The Brides of Dracula (1960)

A Van Helsing sequel, with Dracula only appearing in the film’s title. Recontextualising the 1958 film as basically just another day in the life of Van Helsing as he goes about stamping evil, that was an interesting idea, but the individual story of this film isn’t of huge interest. A mother hiding her vampire son,…

Dracula (1958)

A very fast-paced adaption of the book, of a style that seems immediately full-formed and distinct from previous versions of DRACULA. The fangs, red contact lenses, ready-made wooden stakes, a lot of iconic Dracula imagery comes from here, not least of which is Christopher Lee’s more directly sexual take on the count. Lugosi was handsome,…

Dracula (1931)

Two fantastic performances (Bela Lugosi’s Dracula, Dwight Fyre’s Renfield), a few delightfully weird little touches (a sudden cut to possums and insects creeping when Dracula and his wives exit their coffins), and a brilliant score by Phillip Glass added to the film decades after its release, all these things anchor what’s a surprisingly thin and…

Vampyr (1932)

Interesting old vampire film, only a year after the famed Bela Lugosi film, and so quite decoupled from the whole Dracula myth. Ethereal and creepy, but somewhat ambling and dull for a lot of the runtime. The camera movements are well-considered, but there’s a kind of disconnect between what feel like more improvisational visual sequences,…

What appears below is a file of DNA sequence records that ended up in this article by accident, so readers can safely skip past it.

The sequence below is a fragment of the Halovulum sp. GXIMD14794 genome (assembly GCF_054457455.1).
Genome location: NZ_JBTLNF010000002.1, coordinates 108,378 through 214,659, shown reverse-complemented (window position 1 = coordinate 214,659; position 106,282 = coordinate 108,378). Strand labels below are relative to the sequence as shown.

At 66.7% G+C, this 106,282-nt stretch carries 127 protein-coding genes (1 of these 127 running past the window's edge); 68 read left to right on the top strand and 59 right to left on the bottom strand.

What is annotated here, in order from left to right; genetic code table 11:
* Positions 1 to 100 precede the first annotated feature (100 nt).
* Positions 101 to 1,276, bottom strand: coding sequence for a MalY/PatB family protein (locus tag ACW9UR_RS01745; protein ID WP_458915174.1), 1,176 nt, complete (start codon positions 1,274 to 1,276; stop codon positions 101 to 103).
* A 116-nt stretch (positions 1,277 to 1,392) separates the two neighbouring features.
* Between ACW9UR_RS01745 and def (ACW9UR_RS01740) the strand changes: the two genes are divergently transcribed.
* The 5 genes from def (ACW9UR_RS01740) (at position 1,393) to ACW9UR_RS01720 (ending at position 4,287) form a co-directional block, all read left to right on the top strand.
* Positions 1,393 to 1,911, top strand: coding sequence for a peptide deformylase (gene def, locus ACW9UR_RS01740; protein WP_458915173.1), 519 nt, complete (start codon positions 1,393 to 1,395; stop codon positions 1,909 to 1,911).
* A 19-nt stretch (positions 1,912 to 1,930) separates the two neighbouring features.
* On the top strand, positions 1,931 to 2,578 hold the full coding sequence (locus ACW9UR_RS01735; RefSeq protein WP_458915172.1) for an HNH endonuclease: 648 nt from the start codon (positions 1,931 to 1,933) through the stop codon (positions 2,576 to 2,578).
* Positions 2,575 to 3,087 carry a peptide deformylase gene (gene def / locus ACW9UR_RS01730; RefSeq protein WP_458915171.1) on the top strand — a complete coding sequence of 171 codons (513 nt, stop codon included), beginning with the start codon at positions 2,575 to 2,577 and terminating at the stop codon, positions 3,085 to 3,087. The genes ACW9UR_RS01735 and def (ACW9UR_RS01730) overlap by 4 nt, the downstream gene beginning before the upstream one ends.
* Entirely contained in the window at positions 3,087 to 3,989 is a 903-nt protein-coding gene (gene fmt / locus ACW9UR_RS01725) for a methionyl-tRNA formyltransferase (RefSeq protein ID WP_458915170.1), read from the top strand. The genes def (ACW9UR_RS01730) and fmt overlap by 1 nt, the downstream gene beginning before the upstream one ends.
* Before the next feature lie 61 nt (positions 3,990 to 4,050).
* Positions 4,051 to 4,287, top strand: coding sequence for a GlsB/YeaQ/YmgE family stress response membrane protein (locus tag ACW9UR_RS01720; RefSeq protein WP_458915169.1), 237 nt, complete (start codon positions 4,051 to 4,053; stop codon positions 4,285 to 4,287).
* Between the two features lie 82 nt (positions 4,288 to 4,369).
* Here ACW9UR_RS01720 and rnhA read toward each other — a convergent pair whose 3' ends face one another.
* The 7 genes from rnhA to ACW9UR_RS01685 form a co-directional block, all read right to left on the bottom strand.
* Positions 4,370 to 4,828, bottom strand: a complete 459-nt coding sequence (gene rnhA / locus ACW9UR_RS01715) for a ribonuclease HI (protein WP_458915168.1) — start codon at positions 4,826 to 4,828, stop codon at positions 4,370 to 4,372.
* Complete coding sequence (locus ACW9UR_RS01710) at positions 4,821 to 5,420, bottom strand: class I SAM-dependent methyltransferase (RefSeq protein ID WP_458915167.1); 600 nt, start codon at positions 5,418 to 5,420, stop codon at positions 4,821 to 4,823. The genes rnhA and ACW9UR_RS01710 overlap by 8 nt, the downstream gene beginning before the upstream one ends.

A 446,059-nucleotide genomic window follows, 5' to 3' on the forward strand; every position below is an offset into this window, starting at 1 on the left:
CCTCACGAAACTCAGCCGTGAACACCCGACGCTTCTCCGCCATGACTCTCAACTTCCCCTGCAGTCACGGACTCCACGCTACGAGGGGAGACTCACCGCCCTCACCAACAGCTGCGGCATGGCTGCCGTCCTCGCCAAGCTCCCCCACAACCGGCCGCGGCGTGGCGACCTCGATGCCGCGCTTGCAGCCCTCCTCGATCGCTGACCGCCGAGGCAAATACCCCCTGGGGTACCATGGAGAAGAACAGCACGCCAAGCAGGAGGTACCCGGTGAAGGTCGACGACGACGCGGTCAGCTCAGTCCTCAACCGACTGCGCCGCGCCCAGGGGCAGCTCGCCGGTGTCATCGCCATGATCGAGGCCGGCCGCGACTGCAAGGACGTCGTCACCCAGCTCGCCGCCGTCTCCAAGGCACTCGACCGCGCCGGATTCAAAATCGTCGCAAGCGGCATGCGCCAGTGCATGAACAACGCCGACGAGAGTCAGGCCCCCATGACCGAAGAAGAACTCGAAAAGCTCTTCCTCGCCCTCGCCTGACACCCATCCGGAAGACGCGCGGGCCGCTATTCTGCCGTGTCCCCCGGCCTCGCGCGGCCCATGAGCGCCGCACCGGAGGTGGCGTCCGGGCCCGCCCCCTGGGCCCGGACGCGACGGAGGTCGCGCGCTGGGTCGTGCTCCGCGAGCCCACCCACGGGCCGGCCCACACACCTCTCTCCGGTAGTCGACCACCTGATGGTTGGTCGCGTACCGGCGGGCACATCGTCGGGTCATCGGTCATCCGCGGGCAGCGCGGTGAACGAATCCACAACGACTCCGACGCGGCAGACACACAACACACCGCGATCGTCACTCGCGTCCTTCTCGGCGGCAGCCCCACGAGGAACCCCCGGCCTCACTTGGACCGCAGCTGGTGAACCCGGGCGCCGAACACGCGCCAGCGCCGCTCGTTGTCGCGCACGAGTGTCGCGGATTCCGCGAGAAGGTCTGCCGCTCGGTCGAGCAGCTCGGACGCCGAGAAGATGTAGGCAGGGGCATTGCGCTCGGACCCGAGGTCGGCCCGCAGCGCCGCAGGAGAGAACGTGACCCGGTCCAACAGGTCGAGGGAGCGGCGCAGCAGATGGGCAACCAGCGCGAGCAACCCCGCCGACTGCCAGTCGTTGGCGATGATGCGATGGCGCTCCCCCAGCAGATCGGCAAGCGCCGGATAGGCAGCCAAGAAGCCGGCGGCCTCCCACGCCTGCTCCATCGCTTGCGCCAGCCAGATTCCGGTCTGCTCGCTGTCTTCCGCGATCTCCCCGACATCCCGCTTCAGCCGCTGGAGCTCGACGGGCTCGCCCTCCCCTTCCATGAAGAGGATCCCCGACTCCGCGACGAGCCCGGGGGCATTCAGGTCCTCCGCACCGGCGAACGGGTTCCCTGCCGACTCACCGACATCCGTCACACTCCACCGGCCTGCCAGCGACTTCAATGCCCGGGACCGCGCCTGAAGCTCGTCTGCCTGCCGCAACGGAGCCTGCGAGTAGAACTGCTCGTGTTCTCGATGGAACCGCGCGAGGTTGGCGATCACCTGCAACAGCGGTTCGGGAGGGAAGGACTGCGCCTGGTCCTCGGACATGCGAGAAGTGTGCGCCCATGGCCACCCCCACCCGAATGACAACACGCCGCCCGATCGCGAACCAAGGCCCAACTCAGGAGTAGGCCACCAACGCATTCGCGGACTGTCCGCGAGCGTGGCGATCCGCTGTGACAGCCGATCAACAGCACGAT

Nosferatu the Vampyre (1979)

A beautiful remake of the 1922 NOSFERATU film. Unlike that film, Herzog actually has the rights to the DRACULA novel here, so names are updated accordingly (Orlock to Dracula, etc.) although all the other changes of the original are retained, like Renfield being Harker’s boss and so on. The locations are beautiful, the tone is…

Shadow of the Vampire (2000)

The idea for this film is fantastic – what if the mysterious actor Max Schreck, 1922’s titular Nosferatu, was in fact a real vampire? But it’s one of those ideas that’s difficult to really justify a whole story around. It’s a tantalising idea on its own, or even just a joke of its own, but…

Le Vampire (1945)

An interesting, rather surreal French documentary about vampire bats. Something of a cross between a nature documentary and a horror film, set to a Duke Ellington backing track. Seeing a guinea pig get the full vampire treatment from a vampire bat is more horrifying than a lot of the vampire theatrics in a Dracula film…